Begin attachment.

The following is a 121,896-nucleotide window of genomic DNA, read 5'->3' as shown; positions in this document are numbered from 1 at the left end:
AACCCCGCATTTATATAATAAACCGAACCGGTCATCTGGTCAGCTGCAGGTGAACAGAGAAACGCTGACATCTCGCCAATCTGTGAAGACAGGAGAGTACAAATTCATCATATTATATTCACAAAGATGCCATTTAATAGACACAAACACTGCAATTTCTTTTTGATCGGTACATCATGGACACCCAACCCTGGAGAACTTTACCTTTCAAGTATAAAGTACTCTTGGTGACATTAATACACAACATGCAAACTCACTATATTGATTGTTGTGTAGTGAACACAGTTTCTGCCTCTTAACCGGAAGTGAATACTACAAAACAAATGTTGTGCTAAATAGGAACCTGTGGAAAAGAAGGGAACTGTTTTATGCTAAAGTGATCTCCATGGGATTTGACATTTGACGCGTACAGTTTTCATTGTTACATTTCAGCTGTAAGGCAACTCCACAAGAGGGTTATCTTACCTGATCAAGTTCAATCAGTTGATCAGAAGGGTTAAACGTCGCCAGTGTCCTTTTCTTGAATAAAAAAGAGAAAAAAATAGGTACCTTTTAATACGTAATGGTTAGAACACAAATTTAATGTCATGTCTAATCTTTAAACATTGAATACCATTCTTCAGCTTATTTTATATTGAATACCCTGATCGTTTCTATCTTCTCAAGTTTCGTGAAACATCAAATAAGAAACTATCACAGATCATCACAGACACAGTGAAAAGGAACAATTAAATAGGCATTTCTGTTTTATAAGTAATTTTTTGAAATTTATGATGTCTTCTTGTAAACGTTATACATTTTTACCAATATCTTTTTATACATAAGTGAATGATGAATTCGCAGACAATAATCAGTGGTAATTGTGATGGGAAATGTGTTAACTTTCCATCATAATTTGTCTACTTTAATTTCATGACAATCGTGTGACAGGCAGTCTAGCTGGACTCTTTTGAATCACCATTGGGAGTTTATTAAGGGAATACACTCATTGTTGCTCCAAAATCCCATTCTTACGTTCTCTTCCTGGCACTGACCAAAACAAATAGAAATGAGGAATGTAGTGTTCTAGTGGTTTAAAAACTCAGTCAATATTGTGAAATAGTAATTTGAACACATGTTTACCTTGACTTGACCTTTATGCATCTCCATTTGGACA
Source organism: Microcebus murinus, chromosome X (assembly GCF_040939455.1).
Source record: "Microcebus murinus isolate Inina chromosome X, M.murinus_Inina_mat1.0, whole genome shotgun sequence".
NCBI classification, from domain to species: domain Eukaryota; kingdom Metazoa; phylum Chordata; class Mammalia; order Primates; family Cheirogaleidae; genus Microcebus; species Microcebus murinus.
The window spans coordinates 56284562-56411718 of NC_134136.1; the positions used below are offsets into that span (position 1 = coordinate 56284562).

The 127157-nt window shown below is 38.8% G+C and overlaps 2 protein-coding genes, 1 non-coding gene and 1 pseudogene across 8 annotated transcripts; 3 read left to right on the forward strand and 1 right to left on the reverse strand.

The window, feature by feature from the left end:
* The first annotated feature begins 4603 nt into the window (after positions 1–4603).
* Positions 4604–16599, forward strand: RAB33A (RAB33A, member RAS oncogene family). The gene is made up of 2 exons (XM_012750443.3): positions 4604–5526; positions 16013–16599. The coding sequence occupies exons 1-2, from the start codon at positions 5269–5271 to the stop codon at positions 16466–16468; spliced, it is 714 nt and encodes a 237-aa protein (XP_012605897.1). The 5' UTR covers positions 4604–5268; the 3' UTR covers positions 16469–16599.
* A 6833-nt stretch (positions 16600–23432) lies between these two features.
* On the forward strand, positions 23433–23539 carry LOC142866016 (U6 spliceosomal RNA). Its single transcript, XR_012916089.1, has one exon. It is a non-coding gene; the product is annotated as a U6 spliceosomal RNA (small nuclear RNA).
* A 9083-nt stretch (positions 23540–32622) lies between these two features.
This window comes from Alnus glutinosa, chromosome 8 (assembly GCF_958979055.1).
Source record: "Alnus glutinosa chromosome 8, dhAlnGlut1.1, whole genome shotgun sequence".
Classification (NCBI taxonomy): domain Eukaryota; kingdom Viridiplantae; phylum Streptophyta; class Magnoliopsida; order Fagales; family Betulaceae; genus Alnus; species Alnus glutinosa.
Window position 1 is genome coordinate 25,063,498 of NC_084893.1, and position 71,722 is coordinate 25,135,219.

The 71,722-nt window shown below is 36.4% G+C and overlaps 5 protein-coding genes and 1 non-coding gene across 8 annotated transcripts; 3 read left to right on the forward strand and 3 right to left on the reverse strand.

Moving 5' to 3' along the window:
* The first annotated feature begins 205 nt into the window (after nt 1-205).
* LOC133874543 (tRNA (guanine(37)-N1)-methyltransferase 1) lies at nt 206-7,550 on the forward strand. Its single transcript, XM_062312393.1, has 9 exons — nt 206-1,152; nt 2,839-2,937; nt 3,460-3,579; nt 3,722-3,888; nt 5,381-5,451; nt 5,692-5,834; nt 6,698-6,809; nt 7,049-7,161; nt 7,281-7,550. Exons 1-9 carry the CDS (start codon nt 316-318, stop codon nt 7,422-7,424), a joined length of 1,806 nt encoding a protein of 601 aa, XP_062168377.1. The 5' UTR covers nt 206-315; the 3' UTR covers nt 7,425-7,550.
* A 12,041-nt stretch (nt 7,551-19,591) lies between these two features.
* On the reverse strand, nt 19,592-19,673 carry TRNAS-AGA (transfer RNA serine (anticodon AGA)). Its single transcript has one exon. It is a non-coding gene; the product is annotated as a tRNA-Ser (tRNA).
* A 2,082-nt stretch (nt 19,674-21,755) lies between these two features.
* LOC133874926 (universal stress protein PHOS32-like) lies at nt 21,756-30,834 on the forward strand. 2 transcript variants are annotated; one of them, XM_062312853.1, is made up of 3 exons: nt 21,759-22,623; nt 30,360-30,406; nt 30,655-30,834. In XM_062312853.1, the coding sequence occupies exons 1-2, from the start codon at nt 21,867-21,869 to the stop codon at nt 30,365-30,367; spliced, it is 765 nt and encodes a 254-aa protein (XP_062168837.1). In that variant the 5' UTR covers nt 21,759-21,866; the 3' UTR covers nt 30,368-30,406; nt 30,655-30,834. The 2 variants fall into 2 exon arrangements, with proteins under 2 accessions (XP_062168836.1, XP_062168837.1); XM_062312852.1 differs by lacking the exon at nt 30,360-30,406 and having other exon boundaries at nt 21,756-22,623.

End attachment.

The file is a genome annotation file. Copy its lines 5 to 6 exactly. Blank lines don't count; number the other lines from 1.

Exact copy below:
NCBI classification, from domain to species: domain Eukaryota; kingdom Metazoa; phylum Chordata; class Mammalia; order Primates; family Cheirogaleidae; genus Microcebus; species Microcebus murinus.
The window spans coordinates 56284562-56411718 of NC_134136.1; the positions used below are offsets into that span (position 1 = coordinate 56284562).